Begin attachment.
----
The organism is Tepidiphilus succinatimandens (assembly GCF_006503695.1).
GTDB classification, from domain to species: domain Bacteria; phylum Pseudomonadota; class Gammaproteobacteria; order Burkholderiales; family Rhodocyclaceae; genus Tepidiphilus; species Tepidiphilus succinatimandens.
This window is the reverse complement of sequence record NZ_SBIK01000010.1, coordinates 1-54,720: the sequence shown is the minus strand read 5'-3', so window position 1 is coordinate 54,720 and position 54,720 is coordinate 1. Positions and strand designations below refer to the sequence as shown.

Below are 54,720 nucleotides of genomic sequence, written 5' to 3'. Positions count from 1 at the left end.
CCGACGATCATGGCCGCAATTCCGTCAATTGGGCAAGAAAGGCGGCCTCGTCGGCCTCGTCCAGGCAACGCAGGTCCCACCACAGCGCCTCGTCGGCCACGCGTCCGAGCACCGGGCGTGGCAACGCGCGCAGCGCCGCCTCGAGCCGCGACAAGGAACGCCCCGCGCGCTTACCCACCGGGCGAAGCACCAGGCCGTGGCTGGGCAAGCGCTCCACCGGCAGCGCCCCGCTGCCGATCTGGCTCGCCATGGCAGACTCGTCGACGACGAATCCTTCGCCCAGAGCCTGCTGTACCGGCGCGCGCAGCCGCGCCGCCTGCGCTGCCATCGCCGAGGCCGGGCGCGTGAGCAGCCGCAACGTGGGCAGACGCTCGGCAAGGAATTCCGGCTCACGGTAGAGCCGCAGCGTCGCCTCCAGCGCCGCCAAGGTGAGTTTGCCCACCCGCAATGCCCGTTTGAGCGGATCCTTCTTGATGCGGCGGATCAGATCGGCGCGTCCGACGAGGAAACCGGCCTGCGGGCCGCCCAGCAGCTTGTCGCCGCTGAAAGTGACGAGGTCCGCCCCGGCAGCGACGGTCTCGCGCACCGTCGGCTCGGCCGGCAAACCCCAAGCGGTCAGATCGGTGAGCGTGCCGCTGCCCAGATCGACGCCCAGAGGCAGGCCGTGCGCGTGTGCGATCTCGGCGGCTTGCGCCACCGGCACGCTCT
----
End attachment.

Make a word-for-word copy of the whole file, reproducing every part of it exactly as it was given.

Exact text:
The organism is Tepidiphilus succinatimandens (assembly GCF_006503695.1).
GTDB classification, from domain to species: domain Bacteria; phylum Pseudomonadota; class Gammaproteobacteria; order Burkholderiales; family Rhodocyclaceae; genus Tepidiphilus; species Tepidiphilus succinatimandens.
This window is the reverse complement of sequence record NZ_SBIK01000010.1, coordinates 1-54,720: the sequence shown is the minus strand read 5'-3', so window position 1 is coordinate 54,720 and position 54,720 is coordinate 1. Positions and strand designations below refer to the sequence as shown.

Below are 54,720 nucleotides of genomic sequence, written 5' to 3'. Positions count from 1 at the left end.
CCGACGATCATGGCCGCAATTCCGTCAATTGGGCAAGAAAGGCGGCCTCGTCGGCCTCGTCCAGGCAACGCAGGTCCCACCACAGCGCCTCGTCGGCCACGCGTCCGAGCACCGGGCGTGGCAACGCGCGCAGCGCCGCCTCGAGCCGCGACAAGGAACGCCCCGCGCGCTTACCCACCGGGCGAAGCACCAGGCCGTGGCTGGGCAAGCGCTCCACCGGCAGCGCCCCGCTGCCGATCTGGCTCGCCATGGCAGACTCGTCGACGACGAATCCTTCGCCCAGAGCCTGCTGTACCGGCGCGCGCAGCCGCGCCGCCTGCGCTGCCATCGCCGAGGCCGGGCGCGTGAGCAGCCGCAACGTGGGCAGACGCTCGGCAAGGAATTCCGGCTCACGGTAGAGCCGCAGCGTCGCCTCCAGCGCCGCCAAGGTGAGTTTGCCCACCCGCAATGCCCGTTTGAGCGGATCCTTCTTGATGCGGCGGATCAGATCGGCGCGTCCGACGAGGAAACCGGCCTGCGGGCCGCCCAGCAGCTTGTCGCCGCTGAAAGTGACGAGGTCCGCCCCGGCAGCGACGGTCTCGCGCACCGTCGGCTCGGCCGGCAAACCCCAAGCGGTCAGATCGGTGAGCGTGCCGCTGCCCAGATCGACGCCCAGAGGCAGGCCGTGCGCGTGTGCGATCTCGGCGGCTTGCGCCACCGGCACGCTCT